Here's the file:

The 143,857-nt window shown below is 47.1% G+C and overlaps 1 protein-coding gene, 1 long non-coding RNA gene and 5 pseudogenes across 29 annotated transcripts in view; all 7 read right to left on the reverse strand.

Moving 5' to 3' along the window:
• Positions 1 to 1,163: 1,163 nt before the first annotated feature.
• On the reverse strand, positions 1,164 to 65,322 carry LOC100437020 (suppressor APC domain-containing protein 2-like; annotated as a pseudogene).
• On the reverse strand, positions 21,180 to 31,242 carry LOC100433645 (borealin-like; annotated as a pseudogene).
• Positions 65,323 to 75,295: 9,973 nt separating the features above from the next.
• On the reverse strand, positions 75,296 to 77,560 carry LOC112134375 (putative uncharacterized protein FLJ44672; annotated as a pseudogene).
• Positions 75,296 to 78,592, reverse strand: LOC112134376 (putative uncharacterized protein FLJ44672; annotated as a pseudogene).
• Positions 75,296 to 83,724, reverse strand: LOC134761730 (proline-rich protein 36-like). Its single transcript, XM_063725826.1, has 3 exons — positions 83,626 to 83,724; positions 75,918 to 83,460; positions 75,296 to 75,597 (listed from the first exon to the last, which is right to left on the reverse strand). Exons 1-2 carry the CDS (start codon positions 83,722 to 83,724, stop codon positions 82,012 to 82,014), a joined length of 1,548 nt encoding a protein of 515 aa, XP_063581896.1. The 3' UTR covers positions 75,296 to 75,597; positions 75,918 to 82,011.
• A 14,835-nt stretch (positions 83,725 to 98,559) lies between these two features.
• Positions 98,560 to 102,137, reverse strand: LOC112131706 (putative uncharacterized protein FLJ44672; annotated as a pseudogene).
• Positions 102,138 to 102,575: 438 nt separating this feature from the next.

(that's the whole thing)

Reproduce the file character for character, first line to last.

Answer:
The 143,857-nt window shown below is 47.1% G+C and overlaps 1 protein-coding gene, 1 long non-coding RNA gene and 5 pseudogenes across 29 annotated transcripts in view; all 7 read right to left on the reverse strand.

Moving 5' to 3' along the window:
• Positions 1 to 1,163: 1,163 nt before the first annotated feature.
• On the reverse strand, positions 1,164 to 65,322 carry LOC100437020 (suppressor APC domain-containing protein 2-like; annotated as a pseudogene).
• On the reverse strand, positions 21,180 to 31,242 carry LOC100433645 (borealin-like; annotated as a pseudogene).
• Positions 65,323 to 75,295: 9,973 nt separating the features above from the next.
• On the reverse strand, positions 75,296 to 77,560 carry LOC112134375 (putative uncharacterized protein FLJ44672; annotated as a pseudogene).
• Positions 75,296 to 78,592, reverse strand: LOC112134376 (putative uncharacterized protein FLJ44672; annotated as a pseudogene).
• Positions 75,296 to 83,724, reverse strand: LOC134761730 (proline-rich protein 36-like). Its single transcript, XM_063725826.1, has 3 exons — positions 83,626 to 83,724; positions 75,918 to 83,460; positions 75,296 to 75,597 (listed from the first exon to the last, which is right to left on the reverse strand). Exons 1-2 carry the CDS (start codon positions 83,722 to 83,724, stop codon positions 82,012 to 82,014), a joined length of 1,548 nt encoding a protein of 515 aa, XP_063581896.1. The 3' UTR covers positions 75,296 to 75,597; positions 75,918 to 82,011.
• A 14,835-nt stretch (positions 83,725 to 98,559) lies between these two features.
• Positions 98,560 to 102,137, reverse strand: LOC112131706 (putative uncharacterized protein FLJ44672; annotated as a pseudogene).
• Positions 102,138 to 102,575: 438 nt separating this feature from the next.